With the expected direction of the trend being known, the alternative hypothesis is one-sided and the one-sided value of is subject to interpretation. The interpretation of the two-sided value of means that the researcher does not know (does not assume) the direction of the possible trend.

The p-value, designated on the basis of the test statistic, is compared with the significance level :

Settings window for the `One-way ANOVA for independent groups with F* and F„ adjustments`

is opened via menu `Statistics`

→`Parametric tests`

→`ANOVA for independent groups`

or via the ''Wizard''.

**EXAMPLE** (unemployment.pqs file)

There are many factors that control the time it takes to find a job during an economic crisis. One of the most important may be the level of education. Sample data on education and time (in months) of unemployment are gathered in the file. We want to see if there are differences in average job search time for different education categories.

Hypotheses:

Due to differences in variance between populations (for Levene test and for Brown-Forsythe test ):

the analysis is performed with the correction of various variances enabled. The obtained result of the adjusted statistic is shown below.

Comparing (for the test) and (for the test) with a significance level of , we find that the average job search time differs depending on the education one has. By performing one of the POST-HOC tests, designed to compare groups with different variances, we find out which education categories are affected by the differences found:

The least significant difference (LSD) determined for each pair of comparisons is not the same (even though the group sizes are equal) because the variances are not equal. Relating the LSD value to the resulting differences in mean values yields the same result as comparing the p-value with a significance level of . The differences are between primary and higher education, primary and secondary education, and vocational and higher education. The resulting homogeneous groups overlap. In general, however, looking at the graph, we might expect that the more educated a person is, the less time it takes them to find a job.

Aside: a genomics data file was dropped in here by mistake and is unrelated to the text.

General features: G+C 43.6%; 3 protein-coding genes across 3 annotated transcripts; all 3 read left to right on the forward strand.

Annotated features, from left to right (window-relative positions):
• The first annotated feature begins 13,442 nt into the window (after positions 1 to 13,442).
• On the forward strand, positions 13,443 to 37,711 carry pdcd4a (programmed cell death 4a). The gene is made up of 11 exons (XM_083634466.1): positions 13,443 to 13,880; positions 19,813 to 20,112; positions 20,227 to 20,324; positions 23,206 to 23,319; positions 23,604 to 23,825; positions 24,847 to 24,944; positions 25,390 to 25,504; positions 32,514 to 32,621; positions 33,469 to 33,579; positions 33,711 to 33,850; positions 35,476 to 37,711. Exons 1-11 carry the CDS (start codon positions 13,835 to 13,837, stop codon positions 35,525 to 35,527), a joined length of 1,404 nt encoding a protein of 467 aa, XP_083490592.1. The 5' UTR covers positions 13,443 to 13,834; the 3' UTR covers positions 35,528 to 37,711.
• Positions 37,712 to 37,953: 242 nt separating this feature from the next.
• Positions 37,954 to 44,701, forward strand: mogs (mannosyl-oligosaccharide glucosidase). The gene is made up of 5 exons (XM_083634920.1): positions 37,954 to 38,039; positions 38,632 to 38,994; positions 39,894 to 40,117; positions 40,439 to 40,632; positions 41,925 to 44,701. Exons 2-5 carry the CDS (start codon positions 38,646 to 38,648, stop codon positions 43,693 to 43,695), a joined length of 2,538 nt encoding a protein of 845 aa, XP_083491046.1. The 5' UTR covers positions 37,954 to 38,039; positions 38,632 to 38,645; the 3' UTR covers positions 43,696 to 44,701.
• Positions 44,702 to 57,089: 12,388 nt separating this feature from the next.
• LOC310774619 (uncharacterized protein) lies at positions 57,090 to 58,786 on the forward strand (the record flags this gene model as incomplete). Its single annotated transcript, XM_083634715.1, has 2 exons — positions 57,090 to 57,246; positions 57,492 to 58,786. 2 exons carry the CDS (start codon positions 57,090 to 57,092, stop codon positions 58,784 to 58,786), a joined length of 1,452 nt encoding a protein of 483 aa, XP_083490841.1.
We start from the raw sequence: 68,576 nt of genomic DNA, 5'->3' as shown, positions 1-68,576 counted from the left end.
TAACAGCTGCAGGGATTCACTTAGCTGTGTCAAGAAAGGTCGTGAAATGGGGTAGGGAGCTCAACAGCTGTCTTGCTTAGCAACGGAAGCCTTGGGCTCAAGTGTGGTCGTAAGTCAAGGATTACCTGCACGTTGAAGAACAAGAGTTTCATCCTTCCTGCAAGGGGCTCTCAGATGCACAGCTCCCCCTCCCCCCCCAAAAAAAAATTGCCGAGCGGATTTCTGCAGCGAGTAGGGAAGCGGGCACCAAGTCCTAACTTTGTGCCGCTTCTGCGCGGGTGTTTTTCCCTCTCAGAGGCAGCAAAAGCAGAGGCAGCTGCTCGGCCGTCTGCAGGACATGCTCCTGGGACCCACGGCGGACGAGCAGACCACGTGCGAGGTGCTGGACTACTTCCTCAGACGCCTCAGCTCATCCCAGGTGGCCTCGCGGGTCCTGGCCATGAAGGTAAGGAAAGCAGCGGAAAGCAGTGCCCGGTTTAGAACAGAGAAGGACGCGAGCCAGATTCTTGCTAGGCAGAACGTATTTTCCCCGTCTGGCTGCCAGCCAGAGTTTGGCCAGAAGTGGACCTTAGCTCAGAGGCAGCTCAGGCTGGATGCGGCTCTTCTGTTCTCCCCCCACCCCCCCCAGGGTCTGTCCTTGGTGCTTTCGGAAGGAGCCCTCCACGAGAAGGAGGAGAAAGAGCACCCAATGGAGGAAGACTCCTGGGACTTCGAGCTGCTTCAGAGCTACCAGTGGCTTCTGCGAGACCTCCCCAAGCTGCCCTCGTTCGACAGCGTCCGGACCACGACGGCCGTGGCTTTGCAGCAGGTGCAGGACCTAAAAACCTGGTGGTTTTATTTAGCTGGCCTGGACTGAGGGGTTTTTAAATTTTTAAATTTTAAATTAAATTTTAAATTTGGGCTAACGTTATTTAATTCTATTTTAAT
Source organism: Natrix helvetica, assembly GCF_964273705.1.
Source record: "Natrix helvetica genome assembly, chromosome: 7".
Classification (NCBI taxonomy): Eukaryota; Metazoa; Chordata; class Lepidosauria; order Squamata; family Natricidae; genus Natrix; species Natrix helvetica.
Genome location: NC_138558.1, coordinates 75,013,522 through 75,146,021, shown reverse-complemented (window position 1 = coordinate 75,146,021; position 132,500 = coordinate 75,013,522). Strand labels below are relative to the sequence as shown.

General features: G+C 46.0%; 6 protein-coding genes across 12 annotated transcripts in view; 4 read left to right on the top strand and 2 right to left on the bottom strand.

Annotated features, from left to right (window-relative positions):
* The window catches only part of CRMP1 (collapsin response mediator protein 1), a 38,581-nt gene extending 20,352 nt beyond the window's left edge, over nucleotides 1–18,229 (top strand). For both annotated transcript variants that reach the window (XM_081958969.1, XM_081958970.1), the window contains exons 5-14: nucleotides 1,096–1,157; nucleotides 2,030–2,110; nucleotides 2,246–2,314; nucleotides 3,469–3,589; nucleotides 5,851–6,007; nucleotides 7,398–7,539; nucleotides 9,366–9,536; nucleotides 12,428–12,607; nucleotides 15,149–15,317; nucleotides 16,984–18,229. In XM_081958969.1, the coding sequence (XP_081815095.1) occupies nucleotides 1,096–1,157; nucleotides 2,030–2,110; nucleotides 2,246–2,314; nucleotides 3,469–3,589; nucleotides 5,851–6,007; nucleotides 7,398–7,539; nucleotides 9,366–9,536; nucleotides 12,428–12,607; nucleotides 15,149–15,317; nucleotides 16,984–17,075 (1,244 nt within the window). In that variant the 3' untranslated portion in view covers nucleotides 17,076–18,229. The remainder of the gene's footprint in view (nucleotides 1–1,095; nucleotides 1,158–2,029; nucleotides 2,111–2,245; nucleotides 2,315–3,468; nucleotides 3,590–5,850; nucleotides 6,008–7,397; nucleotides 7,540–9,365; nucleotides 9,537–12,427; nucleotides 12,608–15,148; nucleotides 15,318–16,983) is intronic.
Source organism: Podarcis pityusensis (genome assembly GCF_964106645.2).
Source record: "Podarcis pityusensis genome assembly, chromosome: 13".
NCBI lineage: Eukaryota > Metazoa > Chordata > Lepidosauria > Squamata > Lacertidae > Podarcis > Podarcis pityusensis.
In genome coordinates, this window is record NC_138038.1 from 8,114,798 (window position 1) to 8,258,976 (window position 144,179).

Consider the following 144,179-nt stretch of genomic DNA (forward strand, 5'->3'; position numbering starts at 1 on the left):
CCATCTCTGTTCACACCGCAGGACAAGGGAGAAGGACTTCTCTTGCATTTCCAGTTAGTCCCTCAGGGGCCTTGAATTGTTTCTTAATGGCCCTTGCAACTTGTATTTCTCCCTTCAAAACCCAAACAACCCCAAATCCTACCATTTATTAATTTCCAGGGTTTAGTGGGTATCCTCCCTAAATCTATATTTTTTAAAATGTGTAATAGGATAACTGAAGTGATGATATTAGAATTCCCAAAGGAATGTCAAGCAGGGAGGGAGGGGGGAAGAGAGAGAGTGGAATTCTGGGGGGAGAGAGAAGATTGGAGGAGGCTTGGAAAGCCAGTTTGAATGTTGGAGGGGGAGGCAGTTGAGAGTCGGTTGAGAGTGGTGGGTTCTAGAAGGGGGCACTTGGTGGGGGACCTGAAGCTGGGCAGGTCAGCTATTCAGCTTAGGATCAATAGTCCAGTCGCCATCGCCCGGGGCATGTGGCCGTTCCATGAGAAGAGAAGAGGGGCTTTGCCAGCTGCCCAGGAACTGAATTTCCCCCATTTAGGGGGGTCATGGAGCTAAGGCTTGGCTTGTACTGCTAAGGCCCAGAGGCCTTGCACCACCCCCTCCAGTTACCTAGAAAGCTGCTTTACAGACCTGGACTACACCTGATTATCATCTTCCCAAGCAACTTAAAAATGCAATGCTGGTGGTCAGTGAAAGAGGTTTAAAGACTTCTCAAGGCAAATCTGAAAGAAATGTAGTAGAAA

In order to test the stated hypothesis, it is necessary to perform the trend analysis. To do so, we {reopen the analysis} with the button and, in the test options window, select: the `Tamhane's T2`

method, the `Contrasts`

option (and set the appropriate contrast), or the `For trend`

option (and indicate the order of education categories by specifying consecutive natural numbers).

Depending on whether the direction of the correlation between education and job search time is known to us, we use a one-sided or two-sided p-value. Both of these values are less than the given significance level. The trend we predicted is confirmed, that is, at a significance level of we can say that this trend does indeed exist in the population from which the sample is drawn.

Brown M. B., Forsythe A. B. (1974), The small sample behavior of some statistics which test the equality of several means. Technometrics, 16, 385-389

Welch B. L. (1951), On the comparison of several mean values: an alternative approach. Biometrika 38: 330–336

Tamhane A. C. (1977), Multiple comparisons in model I One-Way ANOVA with unequal variances. Communications in Statistics, A6 (1), 15-32

Brown M. B., Forsythe A. B. (1974), The ANOVA and multiple comparisons for data with heterogeneous variances. Biometrics, 30, 719-724

Games P. A., Howell J. F. (1976), Pairwise multiple comparison procedures with unequal n's and/or variances: A Monte Carlo study. Journal of Educational Statistics, 1, 113-125

en/statpqpl/porown3grpl/parpl/anova_one_waycorrpl.txt · ostatnio zmienione: 2022/02/13 11:21 przez admin